13 Winter Fly Fishing Destinations

Need a break from skiing and common winter activities? Take a breather with a winter fly fishing trip.


Many people stop casting when the flakes start flying and turn their attention to winter-oriented sports. Truth is, fish don’t leave in the winter. Although catching them can be a little trickier and your fingers are bound to get cold, the winter months are often a great time to enjoy rivers that are over-fished and crowded in the warmer months.

We picked out some of our favorite winter fishing destinations with the help of Cloud9 Living that offer prime fishing even in the dead of winter. So ditch the skis for a weekend and grab that fly rod.

Park City, UT

The Provo and Weber rivers are known as prime summer fishing spots, but when the crowds take to the ski hills, it leaves these rivers virtually empty of people but still teaming with fish. Already planning a trip out to Park City for some skiing? Hook up with a guide service for the afternoon and exchange skis for a rod and reel.

Oregon Coast

oregon steelhead

For a dose of heart-stopping steelhead fishing, the Oregon Coast is the place to be in the winter. The Lower Rogue River is home to Oregon’s premier coastal steelhead fishery. With as many as twenty to thirty thousand fish moving through the river during December and January, you’ll get first shot at the “fish of 1,000 casts” heading to the upper tributaries. A few other good coastal steelhead rivers include the Alsea, the Chetco, the Umpqua, and Siletz Rivers.

Washington, Cascade Range

The Skagit and Sauk Rivers flow to the coast from the Cascades. Steelhead are the main attraction here again. Fall brings in sea-run cutthroat but the winter is the perfect time to score big with native and hatchery steelhead. And, it’s an easy two-hour drive from Seattle.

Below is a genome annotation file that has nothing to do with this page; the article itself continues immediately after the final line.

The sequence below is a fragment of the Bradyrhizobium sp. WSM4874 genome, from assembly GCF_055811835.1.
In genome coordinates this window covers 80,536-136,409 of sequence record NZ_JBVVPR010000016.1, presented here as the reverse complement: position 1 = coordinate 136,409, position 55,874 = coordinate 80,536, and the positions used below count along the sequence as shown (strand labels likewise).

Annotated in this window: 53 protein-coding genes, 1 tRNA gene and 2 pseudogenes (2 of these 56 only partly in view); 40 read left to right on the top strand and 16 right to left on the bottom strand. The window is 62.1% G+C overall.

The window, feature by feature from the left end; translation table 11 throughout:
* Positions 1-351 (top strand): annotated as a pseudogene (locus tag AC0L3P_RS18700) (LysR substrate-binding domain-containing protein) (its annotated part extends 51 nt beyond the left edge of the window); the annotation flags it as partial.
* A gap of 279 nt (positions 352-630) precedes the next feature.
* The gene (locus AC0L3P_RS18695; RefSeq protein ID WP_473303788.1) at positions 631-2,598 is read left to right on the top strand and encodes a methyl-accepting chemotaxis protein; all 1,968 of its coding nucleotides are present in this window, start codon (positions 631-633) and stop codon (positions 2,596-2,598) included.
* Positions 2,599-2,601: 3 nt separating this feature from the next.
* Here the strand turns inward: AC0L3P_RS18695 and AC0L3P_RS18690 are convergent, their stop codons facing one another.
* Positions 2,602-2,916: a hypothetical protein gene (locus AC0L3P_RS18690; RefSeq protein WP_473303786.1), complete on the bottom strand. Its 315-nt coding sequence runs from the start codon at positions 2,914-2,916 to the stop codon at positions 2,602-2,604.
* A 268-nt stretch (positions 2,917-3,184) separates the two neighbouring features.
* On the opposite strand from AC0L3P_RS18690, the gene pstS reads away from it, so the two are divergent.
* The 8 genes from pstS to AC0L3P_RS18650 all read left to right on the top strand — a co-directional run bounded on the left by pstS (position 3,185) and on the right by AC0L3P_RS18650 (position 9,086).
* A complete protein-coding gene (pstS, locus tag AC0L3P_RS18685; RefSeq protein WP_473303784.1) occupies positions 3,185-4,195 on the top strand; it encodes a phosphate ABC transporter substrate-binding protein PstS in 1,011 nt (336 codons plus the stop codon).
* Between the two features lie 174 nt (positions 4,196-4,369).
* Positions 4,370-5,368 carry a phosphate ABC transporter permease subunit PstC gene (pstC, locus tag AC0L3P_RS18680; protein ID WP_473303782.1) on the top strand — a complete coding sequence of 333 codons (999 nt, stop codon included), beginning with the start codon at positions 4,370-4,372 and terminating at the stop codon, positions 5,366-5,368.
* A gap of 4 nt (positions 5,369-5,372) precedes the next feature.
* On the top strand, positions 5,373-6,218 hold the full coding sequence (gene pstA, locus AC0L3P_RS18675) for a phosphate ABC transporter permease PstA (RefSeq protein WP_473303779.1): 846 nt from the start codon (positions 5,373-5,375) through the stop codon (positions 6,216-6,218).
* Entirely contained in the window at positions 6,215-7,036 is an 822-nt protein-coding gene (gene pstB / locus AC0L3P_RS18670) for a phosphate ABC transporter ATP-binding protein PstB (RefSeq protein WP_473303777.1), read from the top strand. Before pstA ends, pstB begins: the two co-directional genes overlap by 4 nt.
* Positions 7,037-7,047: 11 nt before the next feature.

Pittsburgh, PA

Believe it or not, the Youghiogheny River, just an hour south of Pittsburgh, has fantastic year-round fishing. Cold water from the Youghiogheny Reservoir Dam, located near the town of Confluence, helps support a good population of brook, brown, and rainbow trout, year around. Hook up with a good guide service, as this river can be tricky to fish.


Michigan steelhead; photo by Aaron
Michigan steelhead; photo by Aaron

Steelhead fishing in tributaries of the Great Lakes can be epic in the winter, and for many anglers, Michigan represents the pinnacle of steelhead fishing. Even in the frigid water of winter, Steelhead strike voraciously, make bullish runs, and leap like tarpon. The Muskegon, Manistee, and Pere Marquette rivers are some of the best known, but there are dozens of good fisheries across Michigan, the Upper Peninsula (and Northern Minnesota and Wisconsin, too).

Missoula, MT

In the Bitterroot Range, the Bitterroot River is home to great winter fishing. The key is to think warmth. The warmer the water, the more likely fish will strike your nymph. Fish spots of the river that get as much sunlight as possible. Tailwaters directly below dams are another great spot to find fish. The water stays relatively warm, concentrating fish.

San Antonio, TX